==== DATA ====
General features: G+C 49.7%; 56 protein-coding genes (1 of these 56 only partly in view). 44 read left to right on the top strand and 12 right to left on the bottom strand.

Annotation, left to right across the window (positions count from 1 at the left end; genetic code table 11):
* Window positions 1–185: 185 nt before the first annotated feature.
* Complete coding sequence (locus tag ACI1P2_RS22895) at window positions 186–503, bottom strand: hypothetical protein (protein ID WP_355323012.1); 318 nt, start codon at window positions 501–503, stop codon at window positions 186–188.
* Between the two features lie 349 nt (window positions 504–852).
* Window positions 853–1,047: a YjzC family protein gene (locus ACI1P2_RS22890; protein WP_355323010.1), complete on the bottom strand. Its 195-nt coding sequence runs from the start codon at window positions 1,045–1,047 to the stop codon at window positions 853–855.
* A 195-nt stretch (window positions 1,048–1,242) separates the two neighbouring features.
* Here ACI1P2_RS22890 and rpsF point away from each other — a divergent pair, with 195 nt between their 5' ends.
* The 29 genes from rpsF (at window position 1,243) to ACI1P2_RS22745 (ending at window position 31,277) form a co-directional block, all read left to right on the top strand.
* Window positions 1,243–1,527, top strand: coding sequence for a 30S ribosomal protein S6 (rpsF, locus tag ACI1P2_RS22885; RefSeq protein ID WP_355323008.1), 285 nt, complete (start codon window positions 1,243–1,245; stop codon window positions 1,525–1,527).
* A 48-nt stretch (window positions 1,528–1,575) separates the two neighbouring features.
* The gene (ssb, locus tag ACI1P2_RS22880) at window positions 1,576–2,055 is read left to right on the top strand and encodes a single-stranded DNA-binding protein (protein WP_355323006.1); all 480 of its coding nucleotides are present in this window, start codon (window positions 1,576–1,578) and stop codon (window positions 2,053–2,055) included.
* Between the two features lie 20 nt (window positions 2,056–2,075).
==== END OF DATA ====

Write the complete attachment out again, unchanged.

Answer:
General features: G+C 49.7%; 56 protein-coding genes (1 of these 56 only partly in view). 44 read left to right on the top strand and 12 right to left on the bottom strand.

Annotation, left to right across the window (positions count from 1 at the left end; genetic code table 11):
* Window positions 1–185: 185 nt before the first annotated feature.
* Complete coding sequence (locus tag ACI1P2_RS22895) at window positions 186–503, bottom strand: hypothetical protein (protein ID WP_355323012.1); 318 nt, start codon at window positions 501–503, stop codon at window positions 186–188.
* Between the two features lie 349 nt (window positions 504–852).
* Window positions 853–1,047: a YjzC family protein gene (locus ACI1P2_RS22890; protein WP_355323010.1), complete on the bottom strand. Its 195-nt coding sequence runs from the start codon at window positions 1,045–1,047 to the stop codon at window positions 853–855.
* A 195-nt stretch (window positions 1,048–1,242) separates the two neighbouring features.
* Here ACI1P2_RS22890 and rpsF point away from each other — a divergent pair, with 195 nt between their 5' ends.
* The 29 genes from rpsF (at window position 1,243) to ACI1P2_RS22745 (ending at window position 31,277) form a co-directional block, all read left to right on the top strand.
* Window positions 1,243–1,527, top strand: coding sequence for a 30S ribosomal protein S6 (rpsF, locus tag ACI1P2_RS22885; RefSeq protein ID WP_355323008.1), 285 nt, complete (start codon window positions 1,243–1,245; stop codon window positions 1,525–1,527).
* A 48-nt stretch (window positions 1,528–1,575) separates the two neighbouring features.
* The gene (ssb, locus tag ACI1P2_RS22880) at window positions 1,576–2,055 is read left to right on the top strand and encodes a single-stranded DNA-binding protein (protein WP_355323006.1); all 480 of its coding nucleotides are present in this window, start codon (window positions 1,576–1,578) and stop codon (window positions 2,053–2,055) included.
* Between the two features lie 20 nt (window positions 2,056–2,075).